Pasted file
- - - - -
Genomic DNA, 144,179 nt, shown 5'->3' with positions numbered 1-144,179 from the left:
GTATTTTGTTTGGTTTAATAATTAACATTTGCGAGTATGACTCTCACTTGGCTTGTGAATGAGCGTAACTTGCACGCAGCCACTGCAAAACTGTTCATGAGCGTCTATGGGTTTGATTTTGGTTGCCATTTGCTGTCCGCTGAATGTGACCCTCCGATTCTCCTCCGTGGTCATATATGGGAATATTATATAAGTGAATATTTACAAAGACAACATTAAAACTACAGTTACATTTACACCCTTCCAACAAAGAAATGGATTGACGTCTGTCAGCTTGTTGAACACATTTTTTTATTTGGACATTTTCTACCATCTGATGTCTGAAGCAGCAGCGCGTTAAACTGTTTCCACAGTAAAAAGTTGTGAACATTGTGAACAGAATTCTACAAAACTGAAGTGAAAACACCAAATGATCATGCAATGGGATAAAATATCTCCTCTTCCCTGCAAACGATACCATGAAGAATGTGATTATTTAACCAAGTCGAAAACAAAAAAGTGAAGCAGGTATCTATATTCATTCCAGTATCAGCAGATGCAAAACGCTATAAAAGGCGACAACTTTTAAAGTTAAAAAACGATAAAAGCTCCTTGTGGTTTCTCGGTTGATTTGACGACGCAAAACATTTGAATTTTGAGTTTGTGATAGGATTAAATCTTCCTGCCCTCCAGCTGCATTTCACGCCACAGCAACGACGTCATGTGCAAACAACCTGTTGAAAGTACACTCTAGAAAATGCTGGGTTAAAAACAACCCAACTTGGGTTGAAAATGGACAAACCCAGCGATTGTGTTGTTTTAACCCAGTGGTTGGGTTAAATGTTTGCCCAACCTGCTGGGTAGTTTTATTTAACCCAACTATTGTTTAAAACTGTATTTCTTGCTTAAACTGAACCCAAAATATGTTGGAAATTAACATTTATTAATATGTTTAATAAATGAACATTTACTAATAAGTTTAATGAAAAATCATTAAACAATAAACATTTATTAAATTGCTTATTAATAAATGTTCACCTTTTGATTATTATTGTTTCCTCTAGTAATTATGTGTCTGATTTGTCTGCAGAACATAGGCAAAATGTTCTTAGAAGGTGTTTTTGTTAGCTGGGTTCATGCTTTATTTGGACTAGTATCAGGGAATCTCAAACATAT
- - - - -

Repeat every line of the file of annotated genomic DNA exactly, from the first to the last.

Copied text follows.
Genomic DNA, 144,179 nt, shown 5'->3' with positions numbered 1-144,179 from the left:
GTATTTTGTTTGGTTTAATAATTAACATTTGCGAGTATGACTCTCACTTGGCTTGTGAATGAGCGTAACTTGCACGCAGCCACTGCAAAACTGTTCATGAGCGTCTATGGGTTTGATTTTGGTTGCCATTTGCTGTCCGCTGAATGTGACCCTCCGATTCTCCTCCGTGGTCATATATGGGAATATTATATAAGTGAATATTTACAAAGACAACATTAAAACTACAGTTACATTTACACCCTTCCAACAAAGAAATGGATTGACGTCTGTCAGCTTGTTGAACACATTTTTTTATTTGGACATTTTCTACCATCTGATGTCTGAAGCAGCAGCGCGTTAAACTGTTTCCACAGTAAAAAGTTGTGAACATTGTGAACAGAATTCTACAAAACTGAAGTGAAAACACCAAATGATCATGCAATGGGATAAAATATCTCCTCTTCCCTGCAAACGATACCATGAAGAATGTGATTATTTAACCAAGTCGAAAACAAAAAAGTGAAGCAGGTATCTATATTCATTCCAGTATCAGCAGATGCAAAACGCTATAAAAGGCGACAACTTTTAAAGTTAAAAAACGATAAAAGCTCCTTGTGGTTTCTCGGTTGATTTGACGACGCAAAACATTTGAATTTTGAGTTTGTGATAGGATTAAATCTTCCTGCCCTCCAGCTGCATTTCACGCCACAGCAACGACGTCATGTGCAAACAACCTGTTGAAAGTACACTCTAGAAAATGCTGGGTTAAAAACAACCCAACTTGGGTTGAAAATGGACAAACCCAGCGATTGTGTTGTTTTAACCCAGTGGTTGGGTTAAATGTTTGCCCAACCTGCTGGGTAGTTTTATTTAACCCAACTATTGTTTAAAACTGTATTTCTTGCTTAAACTGAACCCAAAATATGTTGGAAATTAACATTTATTAATATGTTTAATAAATGAACATTTACTAATAAGTTTAATGAAAAATCATTAAACAATAAACATTTATTAAATTGCTTATTAATAAATGTTCACCTTTTGATTATTATTGTTTCCTCTAGTAATTATGTGTCTGATTTGTCTGCAGAACATAGGCAAAATGTTCTTAGAAGGTGTTTTTGTTAGCTGGGTTCATGCTTTATTTGGACTAGTATCAGGGAATCTCAAACATAT